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View Full Version : What comes first, the reasons or the beliefs


JonIrenicus
06-04-2009, 05:49 PM
Put a more Socratic way

Do we believe things, because we have reasons to believe things?

or

Do we have reasons, Because we believe?

put another way, do we start with the belief, and then find/discover reasons to shore up the belief/idea we want to hold up as true?



I suspect ALOT of what we do falls into the latter category, all of us.

One of the biggest tell tale signs of a person who seems deeply affected by the latter practice is when the arguments they hold up for reasons why they believe something have NO bearing on whether they will continue to believe said idea.


It's THIS kind of person.

I believe A.

I believe A because of B, C, D, and E.


opponent knocks out the underpinnings of B, C, D, and E, and the person who believes A does NOT reconsider, but launches into other reasons to believe in the form of F, G, H, I.

To me, it suggests that such a person starts with the belief, then find reasons to shore up that belief later on. It's like watching a 911 truther.


That is how I came about my tolerance of abortion stance. I started off wanting it to be OK to have an abortion. And after I had the goal in mind I systematically discovered reasonings I considered self consistent with such a view.


The thing is, there may in fact be reasons underlying all our beliefs, but perhaps those reasons lie in the emotional or attitudinal realm and cannot be readily or consciously translated to others, so we manufacture other reasons that function well enough, but have no ultimate bearing on our position whether those supports stand or fall.


I want to understand it better though so I can more effectively cut through the armor of people and slice out the core of the beast I am arguing against. It's like attacking a retrovirus with some people or those parasites that just shed a layer of "skin." I take no pleasure in battling a hydra with regenerative heads armed only with a common sword. I want the silver bullet, the killshot, the secret weapon of rhetoric and technique that would allow me to identify the problem so I could take out the impediment to my way of thinking...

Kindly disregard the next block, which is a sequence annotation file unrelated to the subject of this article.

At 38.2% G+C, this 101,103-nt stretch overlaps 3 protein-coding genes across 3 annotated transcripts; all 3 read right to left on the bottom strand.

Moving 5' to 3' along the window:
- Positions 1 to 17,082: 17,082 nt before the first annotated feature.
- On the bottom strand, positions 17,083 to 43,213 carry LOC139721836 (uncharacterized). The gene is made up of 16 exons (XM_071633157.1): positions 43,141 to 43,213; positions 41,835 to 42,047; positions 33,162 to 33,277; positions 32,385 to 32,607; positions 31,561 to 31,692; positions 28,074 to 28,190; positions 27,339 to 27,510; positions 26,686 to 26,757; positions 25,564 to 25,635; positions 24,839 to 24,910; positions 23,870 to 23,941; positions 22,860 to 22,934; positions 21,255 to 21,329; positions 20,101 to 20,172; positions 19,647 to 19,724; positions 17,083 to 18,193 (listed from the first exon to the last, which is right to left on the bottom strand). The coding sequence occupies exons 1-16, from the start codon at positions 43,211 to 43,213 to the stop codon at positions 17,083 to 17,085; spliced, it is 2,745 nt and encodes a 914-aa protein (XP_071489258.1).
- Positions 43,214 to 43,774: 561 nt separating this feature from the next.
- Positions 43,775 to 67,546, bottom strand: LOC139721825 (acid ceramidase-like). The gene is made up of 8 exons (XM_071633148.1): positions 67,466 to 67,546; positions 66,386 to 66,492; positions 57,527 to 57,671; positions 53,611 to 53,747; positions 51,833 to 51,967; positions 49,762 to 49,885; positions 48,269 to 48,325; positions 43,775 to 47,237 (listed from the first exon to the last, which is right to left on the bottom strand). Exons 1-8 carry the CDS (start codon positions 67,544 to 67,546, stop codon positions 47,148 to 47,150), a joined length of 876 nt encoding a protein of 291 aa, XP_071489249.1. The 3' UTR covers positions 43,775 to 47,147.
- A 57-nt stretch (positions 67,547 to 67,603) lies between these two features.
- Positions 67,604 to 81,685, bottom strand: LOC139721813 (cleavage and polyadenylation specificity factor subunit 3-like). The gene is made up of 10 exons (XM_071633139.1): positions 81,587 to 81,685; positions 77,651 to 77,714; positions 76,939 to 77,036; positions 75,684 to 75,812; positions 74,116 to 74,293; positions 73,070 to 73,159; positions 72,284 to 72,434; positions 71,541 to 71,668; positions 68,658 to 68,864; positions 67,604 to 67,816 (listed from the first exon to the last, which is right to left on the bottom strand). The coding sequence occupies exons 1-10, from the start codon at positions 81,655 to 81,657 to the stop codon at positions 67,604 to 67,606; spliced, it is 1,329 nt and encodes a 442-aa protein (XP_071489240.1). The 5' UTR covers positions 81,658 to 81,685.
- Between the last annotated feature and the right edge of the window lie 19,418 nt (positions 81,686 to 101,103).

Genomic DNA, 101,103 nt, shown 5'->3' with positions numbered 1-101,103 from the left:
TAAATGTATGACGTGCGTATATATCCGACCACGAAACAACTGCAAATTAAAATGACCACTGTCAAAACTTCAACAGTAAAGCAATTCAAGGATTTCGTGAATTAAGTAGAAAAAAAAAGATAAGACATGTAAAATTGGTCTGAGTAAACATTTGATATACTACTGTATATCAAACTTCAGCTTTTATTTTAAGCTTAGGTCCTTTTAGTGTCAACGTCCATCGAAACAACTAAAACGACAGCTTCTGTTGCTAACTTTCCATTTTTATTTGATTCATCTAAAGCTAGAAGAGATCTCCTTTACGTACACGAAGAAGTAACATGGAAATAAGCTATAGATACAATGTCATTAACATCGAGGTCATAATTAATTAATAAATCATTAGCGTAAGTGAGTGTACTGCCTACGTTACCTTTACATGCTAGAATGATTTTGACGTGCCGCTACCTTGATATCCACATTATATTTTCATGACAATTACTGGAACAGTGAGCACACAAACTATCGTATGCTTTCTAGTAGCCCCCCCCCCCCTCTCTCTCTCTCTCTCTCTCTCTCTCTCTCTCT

/sigh

But the answer is more complex than I can conceive of.

pampl
06-05-2009, 10:25 PM
To an extent I agree with you, but there are times when A) people have no personal experience that would lead them one way or another, or B) someone is convinced of something contra to their personal motivations. That's why it's still useful to make arguments even though you'll usually just see people you disagree with falling back to other arguments; it's more like piling straw on a camel than chopping heads off a hydra.

In any case, I disagree with an implication here that you may be making or I might be imagining. I don't think people consciously seek out reasons to justify attitudes, but they're naturally more perceptive towards those reasons as well as probably being better situated to observe them. A guy running a convenience store might be skeptical towards food stamps (or EBT now I guess) because the people who pay with them seem intoxicated or smell of alcohol. If his store is somewhere where he's seen this a few times, he's much more likely to continue seeing this and think of it as a universal trend than for their to be a sudden reversal where he only get customers who appear sober and serious.